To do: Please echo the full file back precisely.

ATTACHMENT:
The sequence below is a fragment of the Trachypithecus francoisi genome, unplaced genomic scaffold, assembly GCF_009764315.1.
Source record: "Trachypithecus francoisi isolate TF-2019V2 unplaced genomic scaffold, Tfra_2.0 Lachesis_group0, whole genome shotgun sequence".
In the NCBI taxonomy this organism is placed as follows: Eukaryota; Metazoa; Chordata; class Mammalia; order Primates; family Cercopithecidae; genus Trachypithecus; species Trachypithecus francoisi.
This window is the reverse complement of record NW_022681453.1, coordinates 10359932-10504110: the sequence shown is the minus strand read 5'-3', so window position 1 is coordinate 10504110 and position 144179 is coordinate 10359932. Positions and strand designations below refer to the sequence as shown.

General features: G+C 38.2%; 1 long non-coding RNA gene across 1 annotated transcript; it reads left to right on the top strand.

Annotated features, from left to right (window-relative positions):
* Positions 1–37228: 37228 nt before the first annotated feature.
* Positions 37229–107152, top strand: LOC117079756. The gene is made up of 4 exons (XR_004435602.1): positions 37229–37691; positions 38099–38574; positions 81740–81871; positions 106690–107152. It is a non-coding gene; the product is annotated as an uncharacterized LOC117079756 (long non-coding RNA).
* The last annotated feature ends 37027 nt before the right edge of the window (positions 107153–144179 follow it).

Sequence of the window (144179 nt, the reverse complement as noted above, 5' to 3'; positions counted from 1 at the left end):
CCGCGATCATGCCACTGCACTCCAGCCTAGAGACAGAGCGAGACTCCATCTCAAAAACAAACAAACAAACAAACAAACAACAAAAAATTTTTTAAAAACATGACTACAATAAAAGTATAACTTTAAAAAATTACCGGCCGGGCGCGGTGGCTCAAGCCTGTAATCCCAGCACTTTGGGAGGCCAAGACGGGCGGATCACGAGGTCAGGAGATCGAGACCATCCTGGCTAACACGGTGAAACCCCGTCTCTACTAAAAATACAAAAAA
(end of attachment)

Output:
The sequence below is a fragment of the Trachypithecus francoisi genome, unplaced genomic scaffold, assembly GCF_009764315.1.
Source record: "Trachypithecus francoisi isolate TF-2019V2 unplaced genomic scaffold, Tfra_2.0 Lachesis_group0, whole genome shotgun sequence".
In the NCBI taxonomy this organism is placed as follows: Eukaryota; Metazoa; Chordata; class Mammalia; order Primates; family Cercopithecidae; genus Trachypithecus; species Trachypithecus francoisi.
This window is the reverse complement of record NW_022681453.1, coordinates 10359932-10504110: the sequence shown is the minus strand read 5'-3', so window position 1 is coordinate 10504110 and position 144179 is coordinate 10359932. Positions and strand designations below refer to the sequence as shown.

General features: G+C 38.2%; 1 long non-coding RNA gene across 1 annotated transcript; it reads left to right on the top strand.

Annotated features, from left to right (window-relative positions):
* Positions 1–37228: 37228 nt before the first annotated feature.
* Positions 37229–107152, top strand: LOC117079756. The gene is made up of 4 exons (XR_004435602.1): positions 37229–37691; positions 38099–38574; positions 81740–81871; positions 106690–107152. It is a non-coding gene; the product is annotated as an uncharacterized LOC117079756 (long non-coding RNA).
* The last annotated feature ends 37027 nt before the right edge of the window (positions 107153–144179 follow it).

Sequence of the window (144179 nt, the reverse complement as noted above, 5' to 3'; positions counted from 1 at the left end):
CCGCGATCATGCCACTGCACTCCAGCCTAGAGACAGAGCGAGACTCCATCTCAAAAACAAACAAACAAACAAACAAACAACAAAAAATTTTTTAAAAACATGACTACAATAAAAGTATAACTTTAAAAAATTACCGGCCGGGCGCGGTGGCTCAAGCCTGTAATCCCAGCACTTTGGGAGGCCAAGACGGGCGGATCACGAGGTCAGGAGATCGAGACCATCCTGGCTAACACGGTGAAACCCCGTCTCTACTAAAAATACAAAAAA